Remote Interviewing: Practical Considerations for States in Europe

Detention and Alternatives to Detention

UNHCR-IDC Vulnerability Screening Tool - Identifying and addressing vulnerability: a tool for asylum and migration systems​

UNHCR, Options Paper 1: Options for governments on care arrangements and alternatives to detention for children and families

UNHCR, Options Paper 2: Options for governments on open reception and alternatives to detention


Good Practices Paper – Action 6: Establishing Statelessness Determination Procedures to Protect Stateless Persons, July 2020

Good Practices Paper - Action 2: Ensuring that no child is born stateless, 20 March 2017

Fifth Report (July 2017)

Evaluation of the UNHCR Quality Integration Project In the United Kingdom

Fourth Report (August 2017)

Left in Limbo: UNHCR Study on the Implementation of the Dublin III Regulation

Executive Summary


Third Report (December 2013)

Considering the Best Interests of a Child Within a Family Seeking Asylum

Key Findings

Second Report (June 2013)

Untold Stories: Families in the Asylum Process

Key Findings

First Report (August 2010)

Full Report

Key Findings

Quality Initiative Project

The Quality Initiative project ran from 2004 to 2009 and aimed to positively influence the quality of first instance decision-making and related asylum procedures in the UK and more specifically, in the Home Office - the Government department responsible for this area of work.  UNHCR's contribution has always intended to be complementary to other mechanisms that ensure due process and fairness in asylum procedures.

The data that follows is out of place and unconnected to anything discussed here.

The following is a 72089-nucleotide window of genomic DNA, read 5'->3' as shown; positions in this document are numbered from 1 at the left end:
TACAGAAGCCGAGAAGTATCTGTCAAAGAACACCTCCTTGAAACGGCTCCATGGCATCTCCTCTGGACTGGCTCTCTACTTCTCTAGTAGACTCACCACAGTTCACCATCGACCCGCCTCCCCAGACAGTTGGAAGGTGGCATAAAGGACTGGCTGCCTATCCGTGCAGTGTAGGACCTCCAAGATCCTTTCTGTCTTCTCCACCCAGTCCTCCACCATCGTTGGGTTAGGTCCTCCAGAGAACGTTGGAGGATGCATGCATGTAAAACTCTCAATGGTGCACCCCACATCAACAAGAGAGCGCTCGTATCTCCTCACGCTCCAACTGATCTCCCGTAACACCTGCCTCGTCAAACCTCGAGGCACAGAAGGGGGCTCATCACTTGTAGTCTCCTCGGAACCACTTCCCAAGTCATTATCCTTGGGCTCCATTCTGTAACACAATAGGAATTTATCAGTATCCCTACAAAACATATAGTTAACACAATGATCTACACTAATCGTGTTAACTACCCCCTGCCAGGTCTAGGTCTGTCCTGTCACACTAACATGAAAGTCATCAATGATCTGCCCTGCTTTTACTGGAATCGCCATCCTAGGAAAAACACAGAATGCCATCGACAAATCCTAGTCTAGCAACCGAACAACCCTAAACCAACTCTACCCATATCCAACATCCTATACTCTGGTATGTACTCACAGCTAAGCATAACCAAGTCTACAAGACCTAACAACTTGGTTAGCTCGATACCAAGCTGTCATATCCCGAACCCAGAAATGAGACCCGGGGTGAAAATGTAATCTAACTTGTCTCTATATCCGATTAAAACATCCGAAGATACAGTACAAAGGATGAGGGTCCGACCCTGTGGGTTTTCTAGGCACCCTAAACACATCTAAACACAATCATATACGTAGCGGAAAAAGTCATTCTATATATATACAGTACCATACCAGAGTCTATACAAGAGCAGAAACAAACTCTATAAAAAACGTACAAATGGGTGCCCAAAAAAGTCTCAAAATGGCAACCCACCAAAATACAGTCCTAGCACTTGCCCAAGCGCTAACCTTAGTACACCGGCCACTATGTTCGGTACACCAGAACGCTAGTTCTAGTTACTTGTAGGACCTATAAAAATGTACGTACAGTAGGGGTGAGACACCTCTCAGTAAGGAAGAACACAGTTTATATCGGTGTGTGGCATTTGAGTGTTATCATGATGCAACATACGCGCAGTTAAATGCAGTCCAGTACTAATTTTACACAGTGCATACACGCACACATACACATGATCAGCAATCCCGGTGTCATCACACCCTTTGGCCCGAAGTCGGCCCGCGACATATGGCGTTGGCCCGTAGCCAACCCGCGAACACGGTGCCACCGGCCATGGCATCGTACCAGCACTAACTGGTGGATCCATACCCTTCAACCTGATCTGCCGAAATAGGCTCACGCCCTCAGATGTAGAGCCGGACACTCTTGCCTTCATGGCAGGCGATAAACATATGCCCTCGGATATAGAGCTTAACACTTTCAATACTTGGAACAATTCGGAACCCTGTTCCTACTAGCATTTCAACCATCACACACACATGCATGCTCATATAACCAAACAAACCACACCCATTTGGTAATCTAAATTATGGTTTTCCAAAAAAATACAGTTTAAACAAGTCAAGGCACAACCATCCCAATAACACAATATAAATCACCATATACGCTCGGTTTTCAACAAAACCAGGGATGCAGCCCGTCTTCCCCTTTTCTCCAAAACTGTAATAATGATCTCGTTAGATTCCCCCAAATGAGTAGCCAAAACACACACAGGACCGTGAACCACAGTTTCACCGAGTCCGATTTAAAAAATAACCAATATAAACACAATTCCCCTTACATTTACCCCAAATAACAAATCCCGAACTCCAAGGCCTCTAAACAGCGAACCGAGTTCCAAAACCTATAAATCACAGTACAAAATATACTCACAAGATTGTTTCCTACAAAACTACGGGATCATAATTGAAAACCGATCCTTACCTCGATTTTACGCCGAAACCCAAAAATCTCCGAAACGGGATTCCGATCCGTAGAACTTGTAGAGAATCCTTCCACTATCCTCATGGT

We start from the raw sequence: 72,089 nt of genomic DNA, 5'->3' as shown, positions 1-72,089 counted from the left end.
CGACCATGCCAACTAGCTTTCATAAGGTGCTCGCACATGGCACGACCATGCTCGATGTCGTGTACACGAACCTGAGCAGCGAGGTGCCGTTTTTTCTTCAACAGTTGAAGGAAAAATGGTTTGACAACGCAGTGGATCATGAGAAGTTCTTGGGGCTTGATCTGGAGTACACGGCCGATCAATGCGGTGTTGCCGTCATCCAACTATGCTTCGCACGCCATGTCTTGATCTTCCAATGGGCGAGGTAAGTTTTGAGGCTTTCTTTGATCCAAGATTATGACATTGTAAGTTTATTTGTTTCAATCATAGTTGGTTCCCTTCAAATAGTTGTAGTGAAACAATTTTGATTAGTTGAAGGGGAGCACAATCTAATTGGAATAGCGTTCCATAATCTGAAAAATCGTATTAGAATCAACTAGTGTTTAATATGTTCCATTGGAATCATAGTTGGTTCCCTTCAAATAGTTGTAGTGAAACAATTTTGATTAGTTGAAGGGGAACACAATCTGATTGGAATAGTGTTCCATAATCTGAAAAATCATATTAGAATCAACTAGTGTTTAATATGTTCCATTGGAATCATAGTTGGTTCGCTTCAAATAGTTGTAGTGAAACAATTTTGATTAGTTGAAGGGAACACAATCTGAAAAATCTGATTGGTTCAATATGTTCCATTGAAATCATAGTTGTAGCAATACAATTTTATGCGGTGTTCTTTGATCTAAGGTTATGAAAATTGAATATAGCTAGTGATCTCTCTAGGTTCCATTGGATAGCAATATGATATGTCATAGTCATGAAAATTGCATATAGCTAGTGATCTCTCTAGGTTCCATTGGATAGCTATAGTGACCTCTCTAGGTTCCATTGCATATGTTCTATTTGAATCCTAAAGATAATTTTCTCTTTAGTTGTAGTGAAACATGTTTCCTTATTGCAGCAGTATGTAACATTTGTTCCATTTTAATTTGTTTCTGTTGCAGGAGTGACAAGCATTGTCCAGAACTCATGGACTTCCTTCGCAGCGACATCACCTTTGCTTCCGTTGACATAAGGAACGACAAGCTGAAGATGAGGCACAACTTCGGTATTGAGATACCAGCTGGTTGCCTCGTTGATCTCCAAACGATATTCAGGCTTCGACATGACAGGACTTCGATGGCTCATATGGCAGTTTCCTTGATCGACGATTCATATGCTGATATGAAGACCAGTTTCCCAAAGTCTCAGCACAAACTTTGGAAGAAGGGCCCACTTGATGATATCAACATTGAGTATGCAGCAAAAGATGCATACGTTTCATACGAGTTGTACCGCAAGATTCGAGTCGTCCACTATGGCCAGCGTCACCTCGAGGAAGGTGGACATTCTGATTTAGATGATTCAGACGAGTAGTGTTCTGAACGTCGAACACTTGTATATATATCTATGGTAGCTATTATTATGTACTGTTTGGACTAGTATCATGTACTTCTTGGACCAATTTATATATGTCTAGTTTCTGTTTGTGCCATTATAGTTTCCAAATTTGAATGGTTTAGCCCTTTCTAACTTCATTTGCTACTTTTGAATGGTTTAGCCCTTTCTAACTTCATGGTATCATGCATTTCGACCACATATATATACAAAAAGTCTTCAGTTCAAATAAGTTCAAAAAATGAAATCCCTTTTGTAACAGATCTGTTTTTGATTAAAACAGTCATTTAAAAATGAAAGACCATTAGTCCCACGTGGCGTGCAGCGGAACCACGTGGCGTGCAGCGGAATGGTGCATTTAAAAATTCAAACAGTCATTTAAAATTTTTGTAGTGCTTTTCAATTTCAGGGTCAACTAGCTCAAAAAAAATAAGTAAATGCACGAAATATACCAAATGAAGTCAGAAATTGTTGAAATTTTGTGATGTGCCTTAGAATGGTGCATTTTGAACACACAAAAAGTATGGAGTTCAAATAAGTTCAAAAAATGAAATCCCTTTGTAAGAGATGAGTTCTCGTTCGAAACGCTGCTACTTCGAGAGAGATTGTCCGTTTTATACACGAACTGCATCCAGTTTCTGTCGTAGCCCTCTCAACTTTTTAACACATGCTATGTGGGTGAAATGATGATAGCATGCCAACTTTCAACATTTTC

Over the course of the project, six reports setting out UNHCR's findings under the remit of the project and detailing specific recommendations were supplied to the Minister for Borders and Immigration on a confidential basis.

Findings highlighted a number of causes for concern, focusing in particular on the application of the refugee definition, the approach to establishing the facts ("credibility") and the conduct of interviews.

Recommendations covered areas including child asylum cases, the detained fast-track (DFT), recruitment, training & accreditation, identification and management of stress, interviews, use of interpreters, provision of COI and guidance, targets, assessment and monitoring of decisions and interviews.

Sixth Report (Apr 2008 - March 2009) - an audit of the quality of first-instance decisions on children’s asylum application.

Full Report    Key Findings

Fifth Report (Feb 2007 - March 2008) - an audit of first instance asylum decisions made in the Detained Fast Track process at Yarl’s Wood and Harmondsworth Immigration Removal Centres; review of previous recommendation.

Full Report     Key Findings

Fourth Report (March 2006 - Dec 2006) - review of implementation of previous recommendations; analysis of fact-finding and credibility assessment in Home Office decision-making on claims for international protection.

Full Report      Key Findings

Third Report (Sep 2005 - Feb 2006) - audit focusing on quality of substantive asylum interviews, in non-detained and detained case.

Full Report      Key Findings

Second Report (Feb 2005 - Aug 2005) - audit focusing on quality of asylum decision-making, covering Home Office training, interviewing, standard of proof, and country information

Full Report       Key Findings

First Report (March 2004 - Jan 2005) - an audit of first instance asylum decisions made in the Detained Fast Track (DFT) process at Yarl’s Wood and Harmondsworth Immigration Removal Centres

Full Report        Key Findings